War on Poverty

Woman attending classes at a Los Angeles anti-poverty agency

The Civil Rights Movement and investigative journalism combined in the early 1960s, inciting a nation to address the growing problem of poverty in America.  A 1963 New York Times series on Appalachian poverty and Michael Harrington’s The Other America (1962) inspired discontent young Americans as well as President John F. Kennedy to take action.  In response, Kennedy initiated federal pilot programs to address job creation, skills training, and hunger.  Kennedy’s successor, President Lyndon Johnson, used these as the basis for his War on Poverty.

In his State of the Union address on January 8, 1964, in the midst of the Civil Rights Movement, President Johnson informed the nation that he had declared “unconditional war on poverty in America.”  On August 20 of the same year, Johnson signed the Economic Opportunity Act (EOA) and created the Office of Economic Opportunity (OEO), providing both the strategy and the ammunition to fight the War on Poverty.  One of the key provisions of the EOA was the creation of community action agencies that could apply for federal funds to support the development of service programs like Head Start, Legal Services, Job Corps, and VISTA (Volunteers in Service To America).  These agencies were to include “maximum feasible participation of the poor.”

For many African Americans, the War on Poverty in general offered economic opportunities.  The community action programs, in particular, provided a framework to further pursue the democratic goals of the civil rights movement.  Following the Watts Riots in August of 1965, many black community organizations saw the community action programs of the War on Poverty as a way to gain some economic, political, and cultural power within their own communities. These organizations often directly challenged entrenched political and economic power structures.  As a result, community action programs became the most controversial aspect of the War on Poverty.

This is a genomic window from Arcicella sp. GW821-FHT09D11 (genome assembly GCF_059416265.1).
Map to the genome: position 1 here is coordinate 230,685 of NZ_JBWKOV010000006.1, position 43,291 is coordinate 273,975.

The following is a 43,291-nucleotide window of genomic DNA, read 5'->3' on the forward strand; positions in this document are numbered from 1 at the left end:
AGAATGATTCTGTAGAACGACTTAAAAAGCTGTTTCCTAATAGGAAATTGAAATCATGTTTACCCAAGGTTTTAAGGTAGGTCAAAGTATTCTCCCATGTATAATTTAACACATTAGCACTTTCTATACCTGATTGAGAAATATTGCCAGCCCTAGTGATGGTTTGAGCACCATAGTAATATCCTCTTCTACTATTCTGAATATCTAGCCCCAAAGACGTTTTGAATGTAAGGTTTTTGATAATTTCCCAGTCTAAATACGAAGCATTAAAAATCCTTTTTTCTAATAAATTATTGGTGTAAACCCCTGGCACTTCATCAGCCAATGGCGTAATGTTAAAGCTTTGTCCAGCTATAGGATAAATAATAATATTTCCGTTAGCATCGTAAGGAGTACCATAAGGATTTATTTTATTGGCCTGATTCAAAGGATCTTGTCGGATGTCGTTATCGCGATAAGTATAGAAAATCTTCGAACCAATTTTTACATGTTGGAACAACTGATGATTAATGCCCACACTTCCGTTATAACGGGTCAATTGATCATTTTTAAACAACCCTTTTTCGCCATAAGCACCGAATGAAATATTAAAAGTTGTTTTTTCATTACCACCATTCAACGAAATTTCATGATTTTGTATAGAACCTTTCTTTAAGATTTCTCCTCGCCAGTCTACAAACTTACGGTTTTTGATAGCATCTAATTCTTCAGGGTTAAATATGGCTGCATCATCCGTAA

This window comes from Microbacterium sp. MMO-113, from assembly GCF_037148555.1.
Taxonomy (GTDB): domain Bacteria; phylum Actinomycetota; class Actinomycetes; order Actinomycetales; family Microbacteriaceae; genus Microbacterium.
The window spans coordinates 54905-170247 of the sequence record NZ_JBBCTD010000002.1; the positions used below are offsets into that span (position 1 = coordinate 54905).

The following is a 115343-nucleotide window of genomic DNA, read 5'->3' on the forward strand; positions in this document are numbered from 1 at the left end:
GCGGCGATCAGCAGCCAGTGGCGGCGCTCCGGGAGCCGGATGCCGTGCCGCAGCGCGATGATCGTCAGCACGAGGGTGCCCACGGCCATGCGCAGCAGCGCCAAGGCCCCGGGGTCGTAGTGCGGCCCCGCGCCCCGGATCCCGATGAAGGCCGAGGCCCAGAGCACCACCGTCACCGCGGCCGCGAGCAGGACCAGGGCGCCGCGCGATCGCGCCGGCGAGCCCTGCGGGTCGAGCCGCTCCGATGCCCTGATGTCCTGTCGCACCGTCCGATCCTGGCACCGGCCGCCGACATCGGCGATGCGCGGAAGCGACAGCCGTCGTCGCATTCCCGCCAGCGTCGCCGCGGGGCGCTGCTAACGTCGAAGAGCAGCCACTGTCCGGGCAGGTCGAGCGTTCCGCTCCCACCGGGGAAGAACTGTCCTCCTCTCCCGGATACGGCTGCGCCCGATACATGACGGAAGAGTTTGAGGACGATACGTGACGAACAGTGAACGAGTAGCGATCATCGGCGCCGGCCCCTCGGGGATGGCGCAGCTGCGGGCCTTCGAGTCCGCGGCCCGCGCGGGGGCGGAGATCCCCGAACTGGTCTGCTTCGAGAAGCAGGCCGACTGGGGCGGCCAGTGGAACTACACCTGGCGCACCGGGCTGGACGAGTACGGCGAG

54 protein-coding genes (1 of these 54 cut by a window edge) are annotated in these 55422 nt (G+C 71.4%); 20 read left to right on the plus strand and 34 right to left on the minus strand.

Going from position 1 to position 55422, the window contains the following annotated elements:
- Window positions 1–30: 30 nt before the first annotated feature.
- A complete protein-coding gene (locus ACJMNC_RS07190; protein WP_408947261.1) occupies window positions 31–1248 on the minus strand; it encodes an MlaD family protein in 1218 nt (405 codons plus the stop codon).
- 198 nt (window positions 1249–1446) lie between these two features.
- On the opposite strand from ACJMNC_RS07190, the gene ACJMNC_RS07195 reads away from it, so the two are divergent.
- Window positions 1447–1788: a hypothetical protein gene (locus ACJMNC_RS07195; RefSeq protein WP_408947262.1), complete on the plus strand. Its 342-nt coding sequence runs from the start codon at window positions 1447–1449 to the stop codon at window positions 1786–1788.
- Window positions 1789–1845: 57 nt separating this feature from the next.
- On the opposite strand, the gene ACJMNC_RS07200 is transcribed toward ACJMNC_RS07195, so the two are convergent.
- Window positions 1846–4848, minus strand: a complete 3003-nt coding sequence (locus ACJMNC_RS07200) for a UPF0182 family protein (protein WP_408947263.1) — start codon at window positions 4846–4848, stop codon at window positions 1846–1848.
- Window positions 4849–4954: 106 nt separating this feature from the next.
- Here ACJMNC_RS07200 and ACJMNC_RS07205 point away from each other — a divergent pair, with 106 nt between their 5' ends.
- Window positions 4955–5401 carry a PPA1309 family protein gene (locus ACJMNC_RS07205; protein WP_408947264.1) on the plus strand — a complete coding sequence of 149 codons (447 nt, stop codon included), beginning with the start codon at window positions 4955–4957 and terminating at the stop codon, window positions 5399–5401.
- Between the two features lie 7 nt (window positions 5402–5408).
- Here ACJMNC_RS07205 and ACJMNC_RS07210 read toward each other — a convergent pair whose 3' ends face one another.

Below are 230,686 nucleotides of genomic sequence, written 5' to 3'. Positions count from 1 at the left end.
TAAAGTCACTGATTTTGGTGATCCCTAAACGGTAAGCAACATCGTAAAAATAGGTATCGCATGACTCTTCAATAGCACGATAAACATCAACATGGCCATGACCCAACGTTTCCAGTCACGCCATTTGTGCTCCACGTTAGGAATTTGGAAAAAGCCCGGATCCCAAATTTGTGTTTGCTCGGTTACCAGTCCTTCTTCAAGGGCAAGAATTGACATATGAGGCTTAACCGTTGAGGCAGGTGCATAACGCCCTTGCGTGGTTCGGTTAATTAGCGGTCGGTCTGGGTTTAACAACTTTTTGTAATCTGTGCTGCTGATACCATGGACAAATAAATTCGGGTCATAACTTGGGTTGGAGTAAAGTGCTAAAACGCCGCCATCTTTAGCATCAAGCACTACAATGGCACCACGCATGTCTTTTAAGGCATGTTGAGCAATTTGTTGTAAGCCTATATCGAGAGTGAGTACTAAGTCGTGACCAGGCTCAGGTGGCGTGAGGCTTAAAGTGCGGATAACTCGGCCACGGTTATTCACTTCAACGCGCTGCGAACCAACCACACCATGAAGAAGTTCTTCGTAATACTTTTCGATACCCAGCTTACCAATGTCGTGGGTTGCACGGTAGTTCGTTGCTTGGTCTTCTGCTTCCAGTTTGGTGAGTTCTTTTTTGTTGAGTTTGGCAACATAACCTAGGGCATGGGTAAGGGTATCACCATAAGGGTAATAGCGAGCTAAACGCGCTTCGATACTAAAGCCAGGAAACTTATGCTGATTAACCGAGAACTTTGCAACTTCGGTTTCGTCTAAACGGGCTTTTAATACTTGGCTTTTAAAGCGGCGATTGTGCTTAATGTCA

Initially embraced by Congress and the American public, the OEO quickly came under constant scrutiny and criticism.  Amidst the controversy over community action, President Johnson was also hesitant to expand the OEO budget at a time when he needed Congressional support for America’s increased involvement in Vietnam.  As a result, the War on Poverty never received the funding necessary to effectively attack poverty.  Dr. Martin Luther King, Jr., expressed the sentiments of many civil rights and anti-poverty activists when he argued that the War on Poverty was being “shot down on the battlefields of Vietnam.”  The administrations of Richard Nixon and Gerald Ford further weakened OEO, either transferring its programs to other federal agencies or completely eliminating them.  By the late 1970s, the OEO itself was gone.

But the War on Poverty lived on through some of the programs like Head Start and Legal Services that were transferred to other federal departments and especially through community anti-poverty organizations.  In urban areas like Los Angeles (California), Newark (New Jersey), Baltimore (Maryland) and New York, African Americans, inspired by the civil rights/black power movement and the participatory ideals of the War on Poverty, formed black-controlled community organizations in the 1960s and 1970s that provided jobs, job training, housing, credit unions, and cultural programs, many of which are still active.  The War on Poverty fell well short of its stated goal of eliminating poverty, but broadened efforts to democratize America and established community organizations that continue to battle poverty.